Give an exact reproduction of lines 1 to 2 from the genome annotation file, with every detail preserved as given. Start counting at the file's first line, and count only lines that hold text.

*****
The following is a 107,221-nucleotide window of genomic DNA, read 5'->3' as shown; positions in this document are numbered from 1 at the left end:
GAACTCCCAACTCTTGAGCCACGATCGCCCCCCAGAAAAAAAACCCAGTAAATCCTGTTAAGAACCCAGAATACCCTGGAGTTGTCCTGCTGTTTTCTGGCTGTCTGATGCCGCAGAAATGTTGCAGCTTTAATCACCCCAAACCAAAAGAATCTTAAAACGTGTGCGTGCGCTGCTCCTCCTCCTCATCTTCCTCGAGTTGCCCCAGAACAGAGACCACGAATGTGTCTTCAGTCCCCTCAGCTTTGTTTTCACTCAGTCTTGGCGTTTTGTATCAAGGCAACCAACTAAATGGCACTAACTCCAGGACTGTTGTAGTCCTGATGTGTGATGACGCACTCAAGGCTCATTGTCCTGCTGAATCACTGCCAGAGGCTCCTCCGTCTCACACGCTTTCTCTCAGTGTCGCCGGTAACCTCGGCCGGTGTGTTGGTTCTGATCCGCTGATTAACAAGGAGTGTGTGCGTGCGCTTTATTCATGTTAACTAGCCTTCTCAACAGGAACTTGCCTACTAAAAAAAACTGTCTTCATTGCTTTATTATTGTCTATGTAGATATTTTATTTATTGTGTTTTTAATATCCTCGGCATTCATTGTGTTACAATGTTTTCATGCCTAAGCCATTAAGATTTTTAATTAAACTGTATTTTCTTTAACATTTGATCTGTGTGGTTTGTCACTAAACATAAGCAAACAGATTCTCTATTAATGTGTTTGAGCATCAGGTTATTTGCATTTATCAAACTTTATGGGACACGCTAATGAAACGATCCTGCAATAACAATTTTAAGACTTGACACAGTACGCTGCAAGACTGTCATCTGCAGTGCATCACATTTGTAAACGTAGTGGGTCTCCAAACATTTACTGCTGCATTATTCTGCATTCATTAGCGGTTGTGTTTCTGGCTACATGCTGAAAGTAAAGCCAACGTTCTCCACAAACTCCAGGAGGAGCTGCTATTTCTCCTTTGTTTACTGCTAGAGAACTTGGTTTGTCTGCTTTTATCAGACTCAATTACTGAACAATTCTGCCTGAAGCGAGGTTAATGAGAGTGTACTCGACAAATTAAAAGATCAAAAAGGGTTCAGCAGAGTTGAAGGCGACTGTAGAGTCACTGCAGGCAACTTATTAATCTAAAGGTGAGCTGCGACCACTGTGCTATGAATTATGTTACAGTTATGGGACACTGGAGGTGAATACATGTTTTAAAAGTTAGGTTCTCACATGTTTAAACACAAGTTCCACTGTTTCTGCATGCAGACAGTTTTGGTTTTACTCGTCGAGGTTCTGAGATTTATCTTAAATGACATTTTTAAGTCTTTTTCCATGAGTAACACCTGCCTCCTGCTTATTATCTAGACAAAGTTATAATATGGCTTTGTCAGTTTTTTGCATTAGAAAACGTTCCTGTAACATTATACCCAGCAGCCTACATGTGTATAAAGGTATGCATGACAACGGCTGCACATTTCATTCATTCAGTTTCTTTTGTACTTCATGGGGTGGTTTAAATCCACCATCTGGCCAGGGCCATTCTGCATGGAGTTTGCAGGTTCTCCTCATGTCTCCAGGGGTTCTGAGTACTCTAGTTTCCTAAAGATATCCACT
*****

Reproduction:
The following is a 107,221-nucleotide window of genomic DNA, read 5'->3' as shown; positions in this document are numbered from 1 at the left end:
GAACTCCCAACTCTTGAGCCACGATCGCCCCCCAGAAAAAAAACCCAGTAAATCCTGTTAAGAACCCAGAATACCCTGGAGTTGTCCTGCTGTTTTCTGGCTGTCTGATGCCGCAGAAATGTTGCAGCTTTAATCACCCCAAACCAAAAGAATCTTAAAACGTGTGCGTGCGCTGCTCCTCCTCCTCATCTTCCTCGAGTTGCCCCAGAACAGAGACCACGAATGTGTCTTCAGTCCCCTCAGCTTTGTTTTCACTCAGTCTTGGCGTTTTGTATCAAGGCAACCAACTAAATGGCACTAACTCCAGGACTGTTGTAGTCCTGATGTGTGATGACGCACTCAAGGCTCATTGTCCTGCTGAATCACTGCCAGAGGCTCCTCCGTCTCACACGCTTTCTCTCAGTGTCGCCGGTAACCTCGGCCGGTGTGTTGGTTCTGATCCGCTGATTAACAAGGAGTGTGTGCGTGCGCTTTATTCATGTTAACTAGCCTTCTCAACAGGAACTTGCCTACTAAAAAAAACTGTCTTCATTGCTTTATTATTGTCTATGTAGATATTTTATTTATTGTGTTTTTAATATCCTCGGCATTCATTGTGTTACAATGTTTTCATGCCTAAGCCATTAAGATTTTTAATTAAACTGTATTTTCTTTAACATTTGATCTGTGTGGTTTGTCACTAAACATAAGCAAACAGATTCTCTATTAATGTGTTTGAGCATCAGGTTATTTGCATTTATCAAACTTTATGGGACACGCTAATGAAACGATCCTGCAATAACAATTTTAAGACTTGACACAGTACGCTGCAAGACTGTCATCTGCAGTGCATCACATTTGTAAACGTAGTGGGTCTCCAAACATTTACTGCTGCATTATTCTGCATTCATTAGCGGTTGTGTTTCTGGCTACATGCTGAAAGTAAAGCCAACGTTCTCCACAAACTCCAGGAGGAGCTGCTATTTCTCCTTTGTTTACTGCTAGAGAACTTGGTTTGTCTGCTTTTATCAGACTCAATTACTGAACAATTCTGCCTGAAGCGAGGTTAATGAGAGTGTACTCGACAAATTAAAAGATCAAAAAGGGTTCAGCAGAGTTGAAGGCGACTGTAGAGTCACTGCAGGCAACTTATTAATCTAAAGGTGAGCTGCGACCACTGTGCTATGAATTATGTTACAGTTATGGGACACTGGAGGTGAATACATGTTTTAAAAGTTAGGTTCTCACATGTTTAAACACAAGTTCCACTGTTTCTGCATGCAGACAGTTTTGGTTTTACTCGTCGAGGTTCTGAGATTTATCTTAAATGACATTTTTAAGTCTTTTTCCATGAGTAACACCTGCCTCCTGCTTATTATCTAGACAAAGTTATAATATGGCTTTGTCAGTTTTTTGCATTAGAAAACGTTCCTGTAACATTATACCCAGCAGCCTACATGTGTATAAAGGTATGCATGACAACGGCTGCACATTTCATTCATTCAGTTTCTTTTGTACTTCATGGGGTGGTTTAAATCCACCATCTGGCCAGGGCCATTCTGCATGGAGTTTGCAGGTTCTCCTCATGTCTCCAGGGGTTCTGAGTACTCTAGTTTCCTAAAGATATCCACT